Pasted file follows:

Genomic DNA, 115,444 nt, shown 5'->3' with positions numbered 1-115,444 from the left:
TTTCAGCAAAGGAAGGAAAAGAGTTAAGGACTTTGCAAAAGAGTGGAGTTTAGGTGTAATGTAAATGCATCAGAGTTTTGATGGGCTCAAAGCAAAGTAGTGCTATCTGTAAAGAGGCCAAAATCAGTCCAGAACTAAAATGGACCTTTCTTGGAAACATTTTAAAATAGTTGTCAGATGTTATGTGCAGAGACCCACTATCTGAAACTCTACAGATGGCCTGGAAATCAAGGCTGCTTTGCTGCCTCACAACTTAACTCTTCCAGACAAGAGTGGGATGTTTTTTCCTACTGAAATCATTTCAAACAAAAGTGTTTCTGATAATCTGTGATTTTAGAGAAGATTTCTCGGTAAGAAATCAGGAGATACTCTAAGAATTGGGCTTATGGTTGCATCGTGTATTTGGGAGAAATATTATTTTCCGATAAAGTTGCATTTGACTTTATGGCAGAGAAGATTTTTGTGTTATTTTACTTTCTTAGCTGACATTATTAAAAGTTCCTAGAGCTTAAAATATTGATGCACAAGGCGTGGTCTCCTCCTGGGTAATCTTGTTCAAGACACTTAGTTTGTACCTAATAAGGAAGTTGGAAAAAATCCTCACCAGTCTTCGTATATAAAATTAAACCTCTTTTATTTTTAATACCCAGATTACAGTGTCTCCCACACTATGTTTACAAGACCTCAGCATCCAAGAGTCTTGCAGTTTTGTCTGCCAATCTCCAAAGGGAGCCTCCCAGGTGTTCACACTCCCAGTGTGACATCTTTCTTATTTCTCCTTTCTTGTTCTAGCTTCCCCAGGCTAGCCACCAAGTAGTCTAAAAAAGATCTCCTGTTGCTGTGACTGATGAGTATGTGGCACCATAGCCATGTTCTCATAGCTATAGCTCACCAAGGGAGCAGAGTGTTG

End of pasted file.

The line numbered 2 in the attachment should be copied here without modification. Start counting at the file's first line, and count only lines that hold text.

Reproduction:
TTTCAGCAAAGGAAGGAAAAGAGTTAAGGACTTTGCAAAAGAGTGGAGTTTAGGTGTAATGTAAATGCATCAGAGTTTTGATGGGCTCAAAGCAAAGTAGTGCTATCTGTAAAGAGGCCAAAATCAGTCCAGAACTAAAATGGACCTTTCTTGGAAACATTTTAAAATAGTTGTCAGATGTTATGTGCAGAGACCCACTATCTGAAACTCTACAGATGGCCTGGAAATCAAGGCTGCTTTGCTGCCTCACAACTTAACTCTTCCAGACAAGAGTGGGATGTTTTTTCCTACTGAAATCATTTCAAACAAAAGTGTTTCTGATAATCTGTGATTTTAGAGAAGATTTCTCGGTAAGAAATCAGGAGATACTCTAAGAATTGGGCTTATGGTTGCATCGTGTATTTGGGAGAAATATTATTTTCCGATAAAGTTGCATTTGACTTTATGGCAGAGAAGATTTTTGTGTTATTTTACTTTCTTAGCTGACATTATTAAAAGTTCCTAGAGCTTAAAATATTGATGCACAAGGCGTGGTCTCCTCCTGGGTAATCTTGTTCAAGACACTTAGTTTGTACCTAATAAGGAAGTTGGAAAAAATCCTCACCAGTCTTCGTATATAAAATTAAACCTCTTTTATTTTTAATACCCAGATTACAGTGTCTCCCACACTATGTTTACAAGACCTCAGCATCCAAGAGTCTTGCAGTTTTGTCTGCCAATCTCCAAAGGGAGCCTCCCAGGTGTTCACACTCCCAGTGTGACATCTTTCTTATTTCTCCTTTCTTGTTCTAGCTTCCCCAGGCTAGCCACCAAGTAGTCTAAAAAAGATCTCCTGTTGCTGTGACTGATGAGTATGTGGCACCATAGCCATGTTCTCATAGCTATAGCTCACCAAGGGAGCAGAGTGTTG